The Kenai Peninsula Borough Assembly has rejected an ordinance that would have placed restrictions on sexually oriented businesses such as adult bookstores, video stores, arcades, theaters and motels.
Saying that while they supported the general intent of Ordinance 2005-11, which sought, among other things, to prevent crime, shield children and protect property values in the unincorporated borough, five of eight assembly members present for Tuesday's meeting in Soldotna, voted against adoption arguing it would have made the borough planning department a de facto police force.
Assembly member Milli Martin, the prime sponsor of the measure said she would attempt to bring the issue of restricting sexually oriented businesses back to the assembly again in the not-too-distant future.
"Too much work went into this effort," she said following the vote.
Lacking police powers, the borough, a second-class municipality under the Alaska Constitution, sought instead to use its land-use permitting authority to prevent or at least curb the potentially negative impacts sexually oriented businesses, or SOBs, might have on public morals and property values.
The borough's legal and planning departments spent months drafting the measure, relying on laws passed in other parts of Alaska and the United States as a basis. By the time it reached the assembly for consideration, it had become a 24-page legal tome featuring 50 whereas clauses covering five pages and a list of applicable definitions that would have required their own section in the borough code book.
Assembly members Chris Moss of Homer and Pete Sprague of Soldotna joined Martin in supporting the measure. But members Ron Long of Seward, Gary Superman of Nikiski, Grace Merkes of Sterling and Dan Chay and Betty Glick of Kenai said that while they supported its sentiments, they had serious concerns that under the rubric of zoning, the law would essentially require borough planning department compliance officials to assume the duties of police officers.
"If we are going to do zoning, we ought to call it zoning," Long said.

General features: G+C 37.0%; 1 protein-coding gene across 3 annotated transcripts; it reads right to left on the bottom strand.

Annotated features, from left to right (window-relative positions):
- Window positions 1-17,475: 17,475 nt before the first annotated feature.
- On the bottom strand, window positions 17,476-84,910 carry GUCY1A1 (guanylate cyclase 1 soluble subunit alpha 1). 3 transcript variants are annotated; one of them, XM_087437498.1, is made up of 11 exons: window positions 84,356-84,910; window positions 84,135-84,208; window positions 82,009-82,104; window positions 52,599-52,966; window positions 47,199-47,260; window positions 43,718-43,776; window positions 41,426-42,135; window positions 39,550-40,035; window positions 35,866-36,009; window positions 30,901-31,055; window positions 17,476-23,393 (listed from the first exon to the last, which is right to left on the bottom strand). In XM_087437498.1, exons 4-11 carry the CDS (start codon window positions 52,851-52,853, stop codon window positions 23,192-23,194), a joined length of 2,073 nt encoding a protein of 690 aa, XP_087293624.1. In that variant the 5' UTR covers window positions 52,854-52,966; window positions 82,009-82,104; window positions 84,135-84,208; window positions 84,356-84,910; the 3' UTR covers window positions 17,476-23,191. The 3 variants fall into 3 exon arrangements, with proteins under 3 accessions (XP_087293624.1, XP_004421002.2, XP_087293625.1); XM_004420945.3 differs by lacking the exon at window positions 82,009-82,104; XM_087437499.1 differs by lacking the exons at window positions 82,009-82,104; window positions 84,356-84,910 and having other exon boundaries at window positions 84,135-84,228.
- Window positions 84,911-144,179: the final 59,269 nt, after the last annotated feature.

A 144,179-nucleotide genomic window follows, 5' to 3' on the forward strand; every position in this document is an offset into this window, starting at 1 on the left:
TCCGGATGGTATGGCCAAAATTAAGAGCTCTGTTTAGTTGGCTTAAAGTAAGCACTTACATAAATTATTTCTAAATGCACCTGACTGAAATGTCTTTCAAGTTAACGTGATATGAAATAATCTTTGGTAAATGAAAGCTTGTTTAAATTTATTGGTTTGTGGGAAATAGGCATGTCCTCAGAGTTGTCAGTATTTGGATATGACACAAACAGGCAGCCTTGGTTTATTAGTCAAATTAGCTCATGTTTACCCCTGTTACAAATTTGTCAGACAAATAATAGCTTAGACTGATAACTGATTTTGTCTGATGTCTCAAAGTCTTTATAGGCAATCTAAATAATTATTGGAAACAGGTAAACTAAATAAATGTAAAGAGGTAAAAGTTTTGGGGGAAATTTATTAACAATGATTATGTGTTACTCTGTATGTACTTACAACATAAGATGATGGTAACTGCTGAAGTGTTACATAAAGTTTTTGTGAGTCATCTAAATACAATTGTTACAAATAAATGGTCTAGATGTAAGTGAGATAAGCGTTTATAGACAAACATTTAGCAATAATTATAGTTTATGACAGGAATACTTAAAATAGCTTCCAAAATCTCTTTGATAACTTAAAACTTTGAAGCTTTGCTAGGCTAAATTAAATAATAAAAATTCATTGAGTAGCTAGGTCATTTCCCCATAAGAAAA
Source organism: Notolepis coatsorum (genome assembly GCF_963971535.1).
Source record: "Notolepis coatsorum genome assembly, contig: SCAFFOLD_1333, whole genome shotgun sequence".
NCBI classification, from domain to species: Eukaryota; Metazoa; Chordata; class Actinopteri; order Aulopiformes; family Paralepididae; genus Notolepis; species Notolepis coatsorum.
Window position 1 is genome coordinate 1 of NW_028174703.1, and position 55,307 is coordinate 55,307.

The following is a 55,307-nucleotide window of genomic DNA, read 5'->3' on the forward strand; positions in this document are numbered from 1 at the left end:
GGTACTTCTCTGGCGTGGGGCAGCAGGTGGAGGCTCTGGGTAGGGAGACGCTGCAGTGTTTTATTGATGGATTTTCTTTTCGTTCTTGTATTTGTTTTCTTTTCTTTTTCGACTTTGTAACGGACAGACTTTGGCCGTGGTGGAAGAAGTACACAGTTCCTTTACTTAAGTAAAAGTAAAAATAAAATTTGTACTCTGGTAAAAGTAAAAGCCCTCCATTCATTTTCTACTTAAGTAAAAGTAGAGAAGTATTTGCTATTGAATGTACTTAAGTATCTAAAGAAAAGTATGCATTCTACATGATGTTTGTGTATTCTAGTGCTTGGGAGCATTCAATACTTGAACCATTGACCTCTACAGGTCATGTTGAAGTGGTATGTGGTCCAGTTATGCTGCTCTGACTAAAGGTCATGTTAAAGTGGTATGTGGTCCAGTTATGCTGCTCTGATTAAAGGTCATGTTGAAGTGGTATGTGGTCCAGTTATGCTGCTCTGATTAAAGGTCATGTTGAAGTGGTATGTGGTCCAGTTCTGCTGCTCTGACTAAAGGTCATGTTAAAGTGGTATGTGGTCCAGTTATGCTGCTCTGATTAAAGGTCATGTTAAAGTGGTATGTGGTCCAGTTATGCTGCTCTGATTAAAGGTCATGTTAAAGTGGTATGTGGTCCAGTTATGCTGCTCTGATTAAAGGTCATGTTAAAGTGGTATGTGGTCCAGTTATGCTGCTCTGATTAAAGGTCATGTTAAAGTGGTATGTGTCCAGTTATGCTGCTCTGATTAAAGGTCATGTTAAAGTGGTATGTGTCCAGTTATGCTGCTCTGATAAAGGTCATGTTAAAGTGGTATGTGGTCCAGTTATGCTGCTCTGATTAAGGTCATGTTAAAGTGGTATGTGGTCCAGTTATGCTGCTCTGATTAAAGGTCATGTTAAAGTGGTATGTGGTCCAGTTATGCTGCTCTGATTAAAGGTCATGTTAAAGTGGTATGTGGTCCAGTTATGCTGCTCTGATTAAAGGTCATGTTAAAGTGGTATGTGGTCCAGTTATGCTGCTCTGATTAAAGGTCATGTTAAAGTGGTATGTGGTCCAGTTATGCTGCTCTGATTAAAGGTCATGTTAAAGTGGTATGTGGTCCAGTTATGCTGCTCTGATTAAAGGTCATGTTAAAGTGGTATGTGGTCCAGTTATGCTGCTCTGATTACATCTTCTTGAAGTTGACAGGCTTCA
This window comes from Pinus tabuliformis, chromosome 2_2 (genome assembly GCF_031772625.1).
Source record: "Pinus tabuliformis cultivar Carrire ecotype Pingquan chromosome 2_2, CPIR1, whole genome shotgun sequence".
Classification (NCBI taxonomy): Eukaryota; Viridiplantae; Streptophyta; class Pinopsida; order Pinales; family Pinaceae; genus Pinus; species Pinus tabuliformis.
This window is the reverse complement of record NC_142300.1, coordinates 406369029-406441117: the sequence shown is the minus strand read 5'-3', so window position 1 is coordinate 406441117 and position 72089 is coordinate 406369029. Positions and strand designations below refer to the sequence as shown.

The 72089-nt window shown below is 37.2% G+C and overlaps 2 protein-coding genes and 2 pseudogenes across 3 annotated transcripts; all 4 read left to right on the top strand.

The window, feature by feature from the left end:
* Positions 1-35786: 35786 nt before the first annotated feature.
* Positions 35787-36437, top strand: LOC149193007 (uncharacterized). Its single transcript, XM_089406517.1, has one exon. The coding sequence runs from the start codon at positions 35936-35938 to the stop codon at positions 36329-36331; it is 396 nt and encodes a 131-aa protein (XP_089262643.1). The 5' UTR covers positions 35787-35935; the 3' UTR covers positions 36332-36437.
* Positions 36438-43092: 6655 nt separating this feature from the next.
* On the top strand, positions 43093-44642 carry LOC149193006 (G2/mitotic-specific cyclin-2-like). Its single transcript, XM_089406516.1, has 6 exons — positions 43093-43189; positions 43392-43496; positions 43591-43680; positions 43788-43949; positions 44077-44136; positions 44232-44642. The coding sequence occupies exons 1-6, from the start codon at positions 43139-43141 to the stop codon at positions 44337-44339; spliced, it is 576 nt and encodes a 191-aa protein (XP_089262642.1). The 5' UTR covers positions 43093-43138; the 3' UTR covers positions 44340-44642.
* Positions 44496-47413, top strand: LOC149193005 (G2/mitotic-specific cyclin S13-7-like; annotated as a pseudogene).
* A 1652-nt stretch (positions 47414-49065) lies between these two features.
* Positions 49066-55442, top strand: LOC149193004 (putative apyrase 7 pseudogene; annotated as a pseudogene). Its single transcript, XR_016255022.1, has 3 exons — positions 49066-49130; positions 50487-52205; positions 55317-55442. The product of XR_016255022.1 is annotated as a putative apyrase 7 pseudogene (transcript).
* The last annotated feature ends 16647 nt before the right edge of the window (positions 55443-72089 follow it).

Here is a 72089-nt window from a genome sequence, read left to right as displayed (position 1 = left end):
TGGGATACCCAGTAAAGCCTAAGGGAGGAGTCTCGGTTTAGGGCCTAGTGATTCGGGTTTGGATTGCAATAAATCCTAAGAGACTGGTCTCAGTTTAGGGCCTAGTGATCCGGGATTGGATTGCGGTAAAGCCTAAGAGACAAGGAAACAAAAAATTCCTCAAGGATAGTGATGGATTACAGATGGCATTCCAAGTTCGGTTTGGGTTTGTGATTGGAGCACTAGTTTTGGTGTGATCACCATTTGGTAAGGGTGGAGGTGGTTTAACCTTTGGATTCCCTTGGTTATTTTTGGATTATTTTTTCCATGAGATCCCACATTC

The proposed law, he noted, relied on studies and surveys done elsewhere to draw conclusions about the borough where few if any sexually oriented businesses were in operation. In attempting to do away with a disfavored land use, the law actually amounted to regulating human behavior, he said.
"I appreciate the effort to try to regulate human behavior as far as we can under land-use regulation, the only tool available to us. But really what we are doing is defining in our code good people and bad people. Who's going to be the next disfavored use?" Long said.
"If we are really going to go down that road, we ought to clearly define our parameters of regulating human behavior and go ahead and put it out to the ballot to adopt police powers."
Long said he did not see the demand for sexually oriented businesses nor data showing they are coming to the peninsula. Were they to open here, he added, he did not know what the borough could do to react to crimes that might be associated with their existence other than to call the Alaska State Troopers or take action against the permit.
Chay said language within the proposed ordinance was ambiguous and appeared to leave it up to the planning department to inspect the premises of what they would decide were sexually oriented businesses, an "intrusive" aspect of the law.
Glick expressed worry that the planning director could be placed in the position of being a police officer if asked to follow up on a complaint that actual crimes, like drug use and prostitution for instance, were occurring on the premises.
Enforcement should come under the public safety category, but the law would make a police officer out of the planning director, requiring he occasionally engage in dangerous duties for which he is not trained, she said.
"I have a hard time with that," she said.
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